Off the wall: Graffiti artists boycot H&M for copying designs
The retailer was hit with lawsuits and vandalism
© Getty Images
H&M is back in hot water, this time for allegedly violating copyright laws. Street artist Revok sent the retailer a cease-and-desist letter after his art appeared in a H&M ad. The artist said his graffiti appeared in H&M’s ‘New Routine’ campaign, and claimed that permission was never sought. As Konbini reports, lawyers allege that “unauthorized use of his original artwork, and the manner in which it is using the work, is damaging”, adding that it’s “likely to cause consumers familiar with his work to believe there is a relationship between the parties”.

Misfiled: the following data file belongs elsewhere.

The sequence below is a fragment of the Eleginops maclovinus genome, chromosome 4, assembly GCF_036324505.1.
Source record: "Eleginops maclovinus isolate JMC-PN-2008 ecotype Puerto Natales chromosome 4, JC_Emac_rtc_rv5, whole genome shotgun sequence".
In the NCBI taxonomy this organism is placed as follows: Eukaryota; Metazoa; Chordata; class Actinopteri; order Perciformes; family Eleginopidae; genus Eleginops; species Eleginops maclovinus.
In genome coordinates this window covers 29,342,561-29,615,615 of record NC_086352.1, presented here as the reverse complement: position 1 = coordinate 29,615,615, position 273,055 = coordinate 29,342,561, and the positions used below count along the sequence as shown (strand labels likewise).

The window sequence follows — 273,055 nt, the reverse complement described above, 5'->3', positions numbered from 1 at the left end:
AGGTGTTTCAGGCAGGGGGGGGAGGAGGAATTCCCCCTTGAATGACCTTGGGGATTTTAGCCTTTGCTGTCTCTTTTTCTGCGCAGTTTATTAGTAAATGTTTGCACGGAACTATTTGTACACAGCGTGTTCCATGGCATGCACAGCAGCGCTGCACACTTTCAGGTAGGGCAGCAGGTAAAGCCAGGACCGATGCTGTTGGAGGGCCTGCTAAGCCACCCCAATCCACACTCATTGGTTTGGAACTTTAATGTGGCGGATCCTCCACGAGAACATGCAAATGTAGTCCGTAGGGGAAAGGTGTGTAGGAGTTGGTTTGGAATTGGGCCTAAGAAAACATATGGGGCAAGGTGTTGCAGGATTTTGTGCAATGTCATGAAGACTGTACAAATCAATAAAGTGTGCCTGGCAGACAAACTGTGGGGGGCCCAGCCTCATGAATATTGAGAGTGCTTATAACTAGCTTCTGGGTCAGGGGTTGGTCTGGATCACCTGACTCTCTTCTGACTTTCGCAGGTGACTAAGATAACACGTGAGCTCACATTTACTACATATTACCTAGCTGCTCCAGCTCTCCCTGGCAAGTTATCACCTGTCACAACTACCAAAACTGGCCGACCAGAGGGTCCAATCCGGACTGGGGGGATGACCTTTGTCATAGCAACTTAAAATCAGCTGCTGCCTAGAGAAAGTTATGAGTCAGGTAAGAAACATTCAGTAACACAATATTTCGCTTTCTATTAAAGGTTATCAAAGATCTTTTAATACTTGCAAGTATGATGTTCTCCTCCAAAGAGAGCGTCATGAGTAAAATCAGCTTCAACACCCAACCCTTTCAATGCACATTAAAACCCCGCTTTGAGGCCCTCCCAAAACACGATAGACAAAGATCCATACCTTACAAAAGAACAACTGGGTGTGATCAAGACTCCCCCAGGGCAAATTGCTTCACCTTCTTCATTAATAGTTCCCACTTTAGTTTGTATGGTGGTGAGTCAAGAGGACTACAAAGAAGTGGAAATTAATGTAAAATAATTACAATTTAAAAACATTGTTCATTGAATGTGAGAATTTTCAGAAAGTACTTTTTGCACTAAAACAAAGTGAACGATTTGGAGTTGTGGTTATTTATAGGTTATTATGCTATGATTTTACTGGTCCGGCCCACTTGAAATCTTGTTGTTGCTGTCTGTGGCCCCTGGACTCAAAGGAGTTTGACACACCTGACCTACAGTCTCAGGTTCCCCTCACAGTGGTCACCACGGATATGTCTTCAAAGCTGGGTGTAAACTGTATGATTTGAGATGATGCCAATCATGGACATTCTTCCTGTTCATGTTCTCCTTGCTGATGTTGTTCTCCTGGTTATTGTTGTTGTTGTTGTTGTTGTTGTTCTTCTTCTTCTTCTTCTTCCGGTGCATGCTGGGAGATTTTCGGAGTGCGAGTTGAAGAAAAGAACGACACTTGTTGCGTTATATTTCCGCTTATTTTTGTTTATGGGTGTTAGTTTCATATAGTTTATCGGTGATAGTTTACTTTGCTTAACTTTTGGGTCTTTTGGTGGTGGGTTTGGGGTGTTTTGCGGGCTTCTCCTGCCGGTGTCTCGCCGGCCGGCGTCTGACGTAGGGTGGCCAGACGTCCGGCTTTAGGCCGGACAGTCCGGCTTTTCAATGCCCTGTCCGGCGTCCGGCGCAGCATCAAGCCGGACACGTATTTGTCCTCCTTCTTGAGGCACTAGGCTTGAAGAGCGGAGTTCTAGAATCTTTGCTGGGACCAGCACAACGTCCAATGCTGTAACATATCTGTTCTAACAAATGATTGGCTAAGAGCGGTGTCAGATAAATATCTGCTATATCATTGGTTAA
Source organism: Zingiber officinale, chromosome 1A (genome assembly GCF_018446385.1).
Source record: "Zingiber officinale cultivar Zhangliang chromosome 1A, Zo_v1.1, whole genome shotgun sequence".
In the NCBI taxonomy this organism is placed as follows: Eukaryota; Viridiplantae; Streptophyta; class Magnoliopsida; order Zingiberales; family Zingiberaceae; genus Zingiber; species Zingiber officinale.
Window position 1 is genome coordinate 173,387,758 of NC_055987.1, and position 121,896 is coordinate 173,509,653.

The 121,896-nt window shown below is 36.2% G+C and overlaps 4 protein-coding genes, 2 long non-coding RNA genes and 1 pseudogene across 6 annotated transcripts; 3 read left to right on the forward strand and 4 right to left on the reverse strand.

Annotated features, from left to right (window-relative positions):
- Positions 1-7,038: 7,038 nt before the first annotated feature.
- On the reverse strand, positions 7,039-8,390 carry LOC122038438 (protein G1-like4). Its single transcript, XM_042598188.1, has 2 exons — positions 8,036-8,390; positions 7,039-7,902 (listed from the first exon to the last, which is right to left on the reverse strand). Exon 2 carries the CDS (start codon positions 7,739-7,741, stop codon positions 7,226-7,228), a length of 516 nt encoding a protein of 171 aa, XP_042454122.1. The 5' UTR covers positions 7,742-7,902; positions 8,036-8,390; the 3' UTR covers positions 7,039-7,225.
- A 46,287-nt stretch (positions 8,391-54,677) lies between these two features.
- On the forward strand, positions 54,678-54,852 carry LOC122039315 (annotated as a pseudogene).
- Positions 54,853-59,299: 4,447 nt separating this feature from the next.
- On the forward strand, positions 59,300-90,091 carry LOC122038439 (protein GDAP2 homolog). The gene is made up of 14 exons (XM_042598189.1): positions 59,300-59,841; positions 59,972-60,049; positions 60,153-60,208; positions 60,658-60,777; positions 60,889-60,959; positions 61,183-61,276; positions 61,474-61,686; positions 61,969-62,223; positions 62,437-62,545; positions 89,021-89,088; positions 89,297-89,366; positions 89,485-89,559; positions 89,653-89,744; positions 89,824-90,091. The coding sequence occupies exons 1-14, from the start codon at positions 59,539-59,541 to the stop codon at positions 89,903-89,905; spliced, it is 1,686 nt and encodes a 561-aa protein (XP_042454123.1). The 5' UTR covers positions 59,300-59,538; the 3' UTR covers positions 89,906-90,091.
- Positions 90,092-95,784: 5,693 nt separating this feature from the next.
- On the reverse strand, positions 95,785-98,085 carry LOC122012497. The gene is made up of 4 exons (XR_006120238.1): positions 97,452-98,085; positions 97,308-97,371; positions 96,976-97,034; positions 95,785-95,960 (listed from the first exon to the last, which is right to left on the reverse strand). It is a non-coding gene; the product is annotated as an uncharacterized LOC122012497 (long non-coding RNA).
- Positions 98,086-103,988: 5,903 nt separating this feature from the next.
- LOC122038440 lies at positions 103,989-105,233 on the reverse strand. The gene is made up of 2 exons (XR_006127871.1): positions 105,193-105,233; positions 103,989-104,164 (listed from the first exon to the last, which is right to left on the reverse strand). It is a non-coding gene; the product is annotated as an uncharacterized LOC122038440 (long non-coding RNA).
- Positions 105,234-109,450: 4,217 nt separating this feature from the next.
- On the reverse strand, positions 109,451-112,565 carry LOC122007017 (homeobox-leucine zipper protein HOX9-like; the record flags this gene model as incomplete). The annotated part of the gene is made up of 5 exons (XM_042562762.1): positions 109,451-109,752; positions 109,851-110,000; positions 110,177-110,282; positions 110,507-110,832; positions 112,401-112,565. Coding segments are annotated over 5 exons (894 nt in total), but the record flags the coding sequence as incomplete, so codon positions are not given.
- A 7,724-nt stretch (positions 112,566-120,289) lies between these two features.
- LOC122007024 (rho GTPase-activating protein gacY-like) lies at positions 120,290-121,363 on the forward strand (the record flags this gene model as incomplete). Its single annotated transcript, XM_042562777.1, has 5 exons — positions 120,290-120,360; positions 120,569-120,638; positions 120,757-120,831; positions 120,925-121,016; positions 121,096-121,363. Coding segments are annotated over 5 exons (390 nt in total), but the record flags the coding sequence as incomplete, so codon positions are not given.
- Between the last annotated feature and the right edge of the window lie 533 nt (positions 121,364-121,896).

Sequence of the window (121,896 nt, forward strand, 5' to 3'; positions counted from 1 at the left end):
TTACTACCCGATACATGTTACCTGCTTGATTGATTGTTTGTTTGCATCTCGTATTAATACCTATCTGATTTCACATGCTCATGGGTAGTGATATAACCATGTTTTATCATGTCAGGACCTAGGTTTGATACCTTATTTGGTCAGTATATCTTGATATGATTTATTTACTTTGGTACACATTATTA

H&M responded by saying graffiti is “the product of criminal conduct”, therefore Revok holds no copyright ownership. The retailer also filed a lawsuit against Revok. Konbini quotes the lawsuit as stating “the entitlement to copyright protection is a privilege under federal law that does not extend to illegally created works”.Artists have come out in support of Revok. London artist Insa_gram called for a boycott of H&M on Instagram. Dutch street art crew Lastplak supported the boycott on Twitter. Street art page Protest Stencil even shared a picture of H&M that was defaced by graffiti on Twitter>